We also breezed through Mary Corse: A Survey in Light.  She’s an artist of whom I’d never heard (she’s about a year older than I am, born in 1945), and a lot of her work is white-on-white paintings.  (Do any of you know a play called Art by Yasmina Reza, a French playwright of Iranian heritage, that played on Broadway in 1998-99?  Three men in a Paris apartment argue over whether an all-white painting one of them just bought is even art.  It won an Olivier and Molière Award and the 1998 Tony, all for best play.)  A Survey in Light is a small show, but I didn’t find it very interesting.

We spent most of the visit at Grant Wood: American Gothic and Other Myths.  The show opened in one of the museum’s fifth-floor galleries on 2 March and closed on 10 June.  Grant Wood covers all of the artist’s career, from his beginnings designing decorative objects, through his early paintings, to his fame generated by American Gothic (1930), and his mature work in murals; the exhibit also includes examples of his book illustrations and covers.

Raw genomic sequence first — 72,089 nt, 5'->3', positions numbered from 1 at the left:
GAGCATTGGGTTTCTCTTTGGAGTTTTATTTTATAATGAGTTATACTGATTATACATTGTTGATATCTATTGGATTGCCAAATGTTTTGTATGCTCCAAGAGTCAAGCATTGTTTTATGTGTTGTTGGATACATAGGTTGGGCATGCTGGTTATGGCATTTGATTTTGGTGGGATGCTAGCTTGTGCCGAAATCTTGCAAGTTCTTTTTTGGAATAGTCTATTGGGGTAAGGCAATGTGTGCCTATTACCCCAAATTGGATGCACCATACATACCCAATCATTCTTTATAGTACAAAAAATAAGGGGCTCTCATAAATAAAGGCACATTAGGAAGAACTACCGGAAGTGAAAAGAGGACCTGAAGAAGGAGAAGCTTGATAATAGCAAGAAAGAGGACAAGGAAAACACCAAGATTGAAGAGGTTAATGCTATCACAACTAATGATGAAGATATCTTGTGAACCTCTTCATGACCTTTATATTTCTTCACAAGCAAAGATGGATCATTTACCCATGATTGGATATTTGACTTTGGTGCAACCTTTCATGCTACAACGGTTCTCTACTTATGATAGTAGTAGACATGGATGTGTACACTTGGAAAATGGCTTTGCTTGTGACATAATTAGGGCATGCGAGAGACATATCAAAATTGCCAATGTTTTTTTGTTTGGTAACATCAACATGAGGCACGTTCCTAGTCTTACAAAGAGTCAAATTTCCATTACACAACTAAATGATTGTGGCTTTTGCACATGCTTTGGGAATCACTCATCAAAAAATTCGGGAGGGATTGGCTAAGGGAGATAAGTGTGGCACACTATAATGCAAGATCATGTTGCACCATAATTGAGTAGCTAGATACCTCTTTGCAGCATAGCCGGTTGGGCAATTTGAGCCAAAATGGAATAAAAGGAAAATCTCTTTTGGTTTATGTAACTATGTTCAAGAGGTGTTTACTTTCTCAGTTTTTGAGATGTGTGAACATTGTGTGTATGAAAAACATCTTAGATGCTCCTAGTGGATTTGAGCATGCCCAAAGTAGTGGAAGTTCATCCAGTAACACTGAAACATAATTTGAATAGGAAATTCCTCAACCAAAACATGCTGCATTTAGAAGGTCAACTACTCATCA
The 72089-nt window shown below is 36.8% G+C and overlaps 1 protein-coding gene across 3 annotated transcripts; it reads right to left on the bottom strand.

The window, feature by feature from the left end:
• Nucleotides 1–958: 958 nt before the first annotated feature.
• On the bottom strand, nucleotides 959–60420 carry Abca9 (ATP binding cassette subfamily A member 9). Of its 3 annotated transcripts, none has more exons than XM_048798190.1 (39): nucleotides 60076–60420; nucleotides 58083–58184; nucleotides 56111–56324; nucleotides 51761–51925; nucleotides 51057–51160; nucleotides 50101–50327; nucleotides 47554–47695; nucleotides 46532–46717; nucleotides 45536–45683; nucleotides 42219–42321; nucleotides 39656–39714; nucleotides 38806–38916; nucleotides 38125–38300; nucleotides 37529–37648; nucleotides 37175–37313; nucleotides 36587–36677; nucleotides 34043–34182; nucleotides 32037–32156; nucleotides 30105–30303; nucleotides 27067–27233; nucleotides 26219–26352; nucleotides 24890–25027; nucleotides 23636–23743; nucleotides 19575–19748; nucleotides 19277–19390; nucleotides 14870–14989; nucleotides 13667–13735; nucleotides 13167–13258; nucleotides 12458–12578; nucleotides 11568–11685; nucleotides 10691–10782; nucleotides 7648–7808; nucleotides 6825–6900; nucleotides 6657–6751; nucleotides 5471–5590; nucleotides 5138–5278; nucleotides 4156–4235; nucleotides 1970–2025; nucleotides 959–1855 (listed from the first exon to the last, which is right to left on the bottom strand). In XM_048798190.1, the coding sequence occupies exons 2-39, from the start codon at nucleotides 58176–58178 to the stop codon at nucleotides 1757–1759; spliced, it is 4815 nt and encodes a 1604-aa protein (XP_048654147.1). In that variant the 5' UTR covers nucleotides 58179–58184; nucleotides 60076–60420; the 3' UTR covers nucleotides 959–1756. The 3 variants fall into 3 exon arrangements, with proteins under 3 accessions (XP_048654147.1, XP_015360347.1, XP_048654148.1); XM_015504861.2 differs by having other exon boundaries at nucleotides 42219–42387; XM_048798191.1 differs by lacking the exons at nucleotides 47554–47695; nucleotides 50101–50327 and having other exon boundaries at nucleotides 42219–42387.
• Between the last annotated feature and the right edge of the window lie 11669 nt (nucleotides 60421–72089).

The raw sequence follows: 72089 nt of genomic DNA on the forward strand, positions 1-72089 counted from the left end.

I’m not a fan of Wood’s, but though I knew he did other work, I only knew American Gothic (which is in the show, on loan from the Art Institute of Chicago).  After seeing this exhibit, I’m not more taken with the Iowan’s art, but he is an interesting figure.  One thing I learned: he had a sly sense of humor which he occasionally exercised in his paintings.  Daughters of Revolution (1932) is a dig at the DAR’s pretensions and snobbishness disguised as a portrait of three middle-aged Iowan ladies.  (When I saw the canvas from across the gallery, before I even knew what its subject was, I immediately thought of The Music Man—a play set in Iowa, coincidentally—and the song “Pickalittle (Talkalittle)” in which three biddies show disdain for Marion “the Librarian” because “she advocates dirty books . . . Chaucer, Rabelais, Balzac!”)